The Electoral College has spoken, and Donald Trump has officially been named President-elect of the United States, last-ditch protests notwithstanding.
According to a report from CNN, Trump got the crucial vote from Texas electors, 36 of whom had voted for Trump. Two other electors from the state had ignored the results, while one elector each had voted for Ohio Gov. John Kasich and former Texas Rep. Ron Paul. Still, that was more than enough to push Trump over the crucial 270-vote mark.
Per the final count from the Electoral College, Donald Trump had a total of 304 electoral votes, wrote CNN. Hillary Clinton had 224 votes, while other candidates received six, courtesy of so-called “faithless electors.” As of this writing, Hawaii’s four electors, who are expected to endorse Clinton, have yet to vote. During November’s presidential elections, Trump had gotten a total of 306 electoral votes to Clinton’s 232.
In the state of Washington, there were three electors who voted for someone other than Trump or Clinton. One voted for former Secretary of State Colin Powell, and another opted for Faith Spotted Eagle, a Native American elder. A Minnesota elector wanted to vote for Bernie Sanders, whom Clinton defeated in the primaries to become the Democratic presidential nominee, but was disqualified and replaced with another elector who registered a vote for Clinton. Likewise, a Maine elector planned to vote for Sanders, but went for Clinton instead in the second round of voting.
In a statement prepared after the announcement of the results, Donald Trump said that his Electoral College victory marked a “historic electoral landslide victory.” This was despite Clinton winning the popular vote by close to three million votes.
“This election represents a movement that millions of hard working men and women all across the country stood behind and made possible. With this historic step we can look forward to the bright future ahead. I will work hard to unite our country and be the president of all Americans. Together, we will make America great again.”
Despite’s Trump’s proclamation of a “landslide” Electoral College win, CNN noted that he was “inaccurate” in his choice of words. Assuming he would take only 56.9 percent of the electoral vote once the results are officially certified, he would have only the 44th-largest share of the vote since the start of the modern electoral system in 1804.
The Electoral College announcement came after protesters in different states had made eleventh-hour attempts earlier on Monday to block the Electoral College from voting for Trump, even if anti-Donald Trump protests and petitions in the immediate aftermath of the elections drew lots of attention, but ultimately proved unsuccessful. But unlike the protests that took place in November, the ones on Monday were largely peaceful in nature.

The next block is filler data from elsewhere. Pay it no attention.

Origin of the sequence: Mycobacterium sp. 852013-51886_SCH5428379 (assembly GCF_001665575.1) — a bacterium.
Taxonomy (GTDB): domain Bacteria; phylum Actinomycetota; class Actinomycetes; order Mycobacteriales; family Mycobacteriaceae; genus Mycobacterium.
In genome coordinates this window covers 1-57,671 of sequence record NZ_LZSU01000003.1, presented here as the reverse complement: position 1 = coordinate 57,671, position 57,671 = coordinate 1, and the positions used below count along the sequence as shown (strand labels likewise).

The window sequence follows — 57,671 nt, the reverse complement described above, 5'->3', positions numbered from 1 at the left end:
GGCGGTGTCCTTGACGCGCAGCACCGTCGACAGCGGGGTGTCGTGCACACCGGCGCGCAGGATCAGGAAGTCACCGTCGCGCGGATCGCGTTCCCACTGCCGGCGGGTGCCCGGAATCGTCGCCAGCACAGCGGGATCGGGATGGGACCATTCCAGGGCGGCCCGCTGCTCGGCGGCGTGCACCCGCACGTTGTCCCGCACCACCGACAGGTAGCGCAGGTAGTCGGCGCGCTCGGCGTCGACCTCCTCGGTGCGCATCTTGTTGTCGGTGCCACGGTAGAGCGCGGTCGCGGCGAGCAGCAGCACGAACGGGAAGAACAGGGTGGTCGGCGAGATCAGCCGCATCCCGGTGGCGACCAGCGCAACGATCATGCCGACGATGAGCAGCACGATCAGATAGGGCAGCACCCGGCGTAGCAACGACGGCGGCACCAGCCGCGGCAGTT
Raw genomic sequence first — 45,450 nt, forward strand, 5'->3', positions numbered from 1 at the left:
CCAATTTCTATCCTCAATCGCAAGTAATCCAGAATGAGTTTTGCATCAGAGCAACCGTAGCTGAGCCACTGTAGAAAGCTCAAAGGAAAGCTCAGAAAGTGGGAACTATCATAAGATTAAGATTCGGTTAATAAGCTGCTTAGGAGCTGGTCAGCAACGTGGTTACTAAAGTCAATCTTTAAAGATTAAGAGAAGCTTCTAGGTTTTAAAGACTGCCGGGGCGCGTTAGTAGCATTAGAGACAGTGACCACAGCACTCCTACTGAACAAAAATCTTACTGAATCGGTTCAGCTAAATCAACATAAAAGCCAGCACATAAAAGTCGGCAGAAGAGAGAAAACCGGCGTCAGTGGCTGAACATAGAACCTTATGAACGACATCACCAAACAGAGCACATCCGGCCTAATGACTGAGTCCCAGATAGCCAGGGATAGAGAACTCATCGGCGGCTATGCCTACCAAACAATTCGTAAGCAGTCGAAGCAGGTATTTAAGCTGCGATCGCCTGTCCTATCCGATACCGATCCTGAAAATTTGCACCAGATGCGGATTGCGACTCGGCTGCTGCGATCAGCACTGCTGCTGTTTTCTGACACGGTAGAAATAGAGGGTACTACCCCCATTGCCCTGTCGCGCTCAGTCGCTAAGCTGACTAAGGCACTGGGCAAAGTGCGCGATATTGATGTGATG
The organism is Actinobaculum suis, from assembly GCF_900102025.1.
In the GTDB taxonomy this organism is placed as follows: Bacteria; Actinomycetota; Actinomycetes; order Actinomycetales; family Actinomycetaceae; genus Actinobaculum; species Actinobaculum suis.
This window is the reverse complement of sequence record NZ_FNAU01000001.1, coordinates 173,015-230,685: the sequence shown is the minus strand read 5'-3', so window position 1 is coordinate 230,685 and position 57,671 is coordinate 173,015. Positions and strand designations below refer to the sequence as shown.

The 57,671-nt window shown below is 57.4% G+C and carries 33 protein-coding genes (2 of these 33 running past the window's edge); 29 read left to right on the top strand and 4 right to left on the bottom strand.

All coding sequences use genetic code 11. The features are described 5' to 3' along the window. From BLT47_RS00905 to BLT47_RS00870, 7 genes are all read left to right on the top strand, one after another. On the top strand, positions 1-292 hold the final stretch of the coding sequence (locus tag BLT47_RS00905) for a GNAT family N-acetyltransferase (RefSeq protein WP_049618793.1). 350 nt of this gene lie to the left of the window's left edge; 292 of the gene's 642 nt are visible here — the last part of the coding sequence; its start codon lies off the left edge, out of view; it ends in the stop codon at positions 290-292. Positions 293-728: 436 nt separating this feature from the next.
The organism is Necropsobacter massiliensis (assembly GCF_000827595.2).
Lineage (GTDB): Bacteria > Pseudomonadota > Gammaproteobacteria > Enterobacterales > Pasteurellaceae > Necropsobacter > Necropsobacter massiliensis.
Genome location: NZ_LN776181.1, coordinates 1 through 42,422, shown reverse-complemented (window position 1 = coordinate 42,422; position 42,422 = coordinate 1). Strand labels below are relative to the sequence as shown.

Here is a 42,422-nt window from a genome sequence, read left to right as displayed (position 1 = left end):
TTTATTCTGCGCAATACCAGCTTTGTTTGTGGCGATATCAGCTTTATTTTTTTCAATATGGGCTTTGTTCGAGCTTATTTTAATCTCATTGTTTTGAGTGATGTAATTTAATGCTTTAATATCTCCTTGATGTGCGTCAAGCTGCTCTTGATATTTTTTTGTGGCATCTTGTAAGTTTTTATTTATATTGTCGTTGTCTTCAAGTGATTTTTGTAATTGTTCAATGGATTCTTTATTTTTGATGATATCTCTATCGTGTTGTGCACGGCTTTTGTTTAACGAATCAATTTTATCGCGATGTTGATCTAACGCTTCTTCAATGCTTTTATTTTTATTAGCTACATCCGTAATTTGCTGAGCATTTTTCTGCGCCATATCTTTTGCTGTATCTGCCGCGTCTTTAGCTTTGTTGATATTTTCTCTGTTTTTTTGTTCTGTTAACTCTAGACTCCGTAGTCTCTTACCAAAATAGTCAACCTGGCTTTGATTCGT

CNN reported on protests in Tallahassee, Florida, where people were gathered outside the Senate Chamber entrance on Monday morning, including one who was quoted as being hopeful that their demonstration would make a difference. Democracy Spring’s Maxwell Frost told CNN that he was “hoping for the best.”
Over in Michigan, the New York Times highlighted a particularly inspired protest outside the state’s capitol building, where the chants had “never stopped,” even as the state’s 16 electors began their meeting and cast their vote for Donald Trump. The protesters had shouted “Vote Your Conscience,” spreading out to various floors as the meeting continued.
The situation was more subdued in Georgia and Tennessee, where all the electors in each state had voted Donald Trump, just as they had done in November. Protesters were present outside the Georgia and Tennessee state capitol buildings, but as Adam Ghassemi, Tennessee spokesman for the secretary of state, related, the anti-Donald Trump protests were nothing to be worried about.
“There were a few protesters in the gallery, and a couple of times they would try to say something or shout — but nothing outrageous.”
The Electoral College’s overall vote for Donald Trump will be certified officially in a joint Congressional session on January 6.
[Featured Image by Joe Raedle/Getty Images]